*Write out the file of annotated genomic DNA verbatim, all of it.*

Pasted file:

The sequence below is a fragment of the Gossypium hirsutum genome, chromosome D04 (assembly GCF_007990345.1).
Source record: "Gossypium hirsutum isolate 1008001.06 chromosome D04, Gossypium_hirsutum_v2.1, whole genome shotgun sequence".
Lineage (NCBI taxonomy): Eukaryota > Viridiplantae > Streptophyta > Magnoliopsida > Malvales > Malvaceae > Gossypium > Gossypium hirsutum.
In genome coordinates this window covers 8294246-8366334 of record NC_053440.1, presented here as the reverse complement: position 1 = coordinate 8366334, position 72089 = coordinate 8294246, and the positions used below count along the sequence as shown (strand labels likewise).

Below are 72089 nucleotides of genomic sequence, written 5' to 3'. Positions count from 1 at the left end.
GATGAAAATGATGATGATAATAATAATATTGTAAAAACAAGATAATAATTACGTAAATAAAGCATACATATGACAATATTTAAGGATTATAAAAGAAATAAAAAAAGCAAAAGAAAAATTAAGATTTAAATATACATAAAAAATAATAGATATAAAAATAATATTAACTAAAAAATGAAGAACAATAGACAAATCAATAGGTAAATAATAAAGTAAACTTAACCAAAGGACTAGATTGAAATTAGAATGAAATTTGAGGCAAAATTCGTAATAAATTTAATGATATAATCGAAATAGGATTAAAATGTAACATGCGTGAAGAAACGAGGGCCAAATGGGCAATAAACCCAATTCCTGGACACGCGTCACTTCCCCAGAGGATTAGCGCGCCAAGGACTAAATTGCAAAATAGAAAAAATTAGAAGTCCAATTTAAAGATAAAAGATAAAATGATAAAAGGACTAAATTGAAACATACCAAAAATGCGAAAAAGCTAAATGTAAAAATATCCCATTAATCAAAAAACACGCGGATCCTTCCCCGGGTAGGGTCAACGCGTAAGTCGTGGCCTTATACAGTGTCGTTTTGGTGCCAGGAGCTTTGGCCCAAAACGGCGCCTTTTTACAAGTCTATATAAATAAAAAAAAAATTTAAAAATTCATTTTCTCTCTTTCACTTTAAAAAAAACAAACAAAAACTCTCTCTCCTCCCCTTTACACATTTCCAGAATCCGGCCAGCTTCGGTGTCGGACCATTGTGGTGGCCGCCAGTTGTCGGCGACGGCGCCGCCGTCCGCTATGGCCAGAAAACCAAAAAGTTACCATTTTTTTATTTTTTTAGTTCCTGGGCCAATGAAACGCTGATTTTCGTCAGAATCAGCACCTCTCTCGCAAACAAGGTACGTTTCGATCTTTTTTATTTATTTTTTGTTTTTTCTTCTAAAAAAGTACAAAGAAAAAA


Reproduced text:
The sequence below is a fragment of the Gossypium hirsutum genome, chromosome D04 (assembly GCF_007990345.1).
Source record: "Gossypium hirsutum isolate 1008001.06 chromosome D04, Gossypium_hirsutum_v2.1, whole genome shotgun sequence".
Lineage (NCBI taxonomy): Eukaryota > Viridiplantae > Streptophyta > Magnoliopsida > Malvales > Malvaceae > Gossypium > Gossypium hirsutum.
In genome coordinates this window covers 8294246-8366334 of record NC_053440.1, presented here as the reverse complement: position 1 = coordinate 8366334, position 72089 = coordinate 8294246, and the positions used below count along the sequence as shown (strand labels likewise).

Below are 72089 nucleotides of genomic sequence, written 5' to 3'. Positions count from 1 at the left end.
GATGAAAATGATGATGATAATAATAATATTGTAAAAACAAGATAATAATTACGTAAATAAAGCATACATATGACAATATTTAAGGATTATAAAAGAAATAAAAAAAGCAAAAGAAAAATTAAGATTTAAATATACATAAAAAATAATAGATATAAAAATAATATTAACTAAAAAATGAAGAACAATAGACAAATCAATAGGTAAATAATAAAGTAAACTTAACCAAAGGACTAGATTGAAATTAGAATGAAATTTGAGGCAAAATTCGTAATAAATTTAATGATATAATCGAAATAGGATTAAAATGTAACATGCGTGAAGAAACGAGGGCCAAATGGGCAATAAACCCAATTCCTGGACACGCGTCACTTCCCCAGAGGATTAGCGCGCCAAGGACTAAATTGCAAAATAGAAAAAATTAGAAGTCCAATTTAAAGATAAAAGATAAAATGATAAAAGGACTAAATTGAAACATACCAAAAATGCGAAAAAGCTAAATGTAAAAATATCCCATTAATCAAAAAACACGCGGATCCTTCCCCGGGTAGGGTCAACGCGTAAGTCGTGGCCTTATACAGTGTCGTTTTGGTGCCAGGAGCTTTGGCCCAAAACGGCGCCTTTTTACAAGTCTATATAAATAAAAAAAAAATTTAAAAATTCATTTTCTCTCTTTCACTTTAAAAAAAACAAACAAAAACTCTCTCTCCTCCCCTTTACACATTTCCAGAATCCGGCCAGCTTCGGTGTCGGACCATTGTGGTGGCCGCCAGTTGTCGGCGACGGCGCCGCCGTCCGCTATGGCCAGAAAACCAAAAAGTTACCATTTTTTTATTTTTTTAGTTCCTGGGCCAATGAAACGCTGATTTTCGTCAGAATCAGCACCTCTCTCGCAAACAAGGTACGTTTCGATCTTTTTTATTTATTTTTTGTTTTTTCTTCTAAAAAAGTACAAAGAAAAAA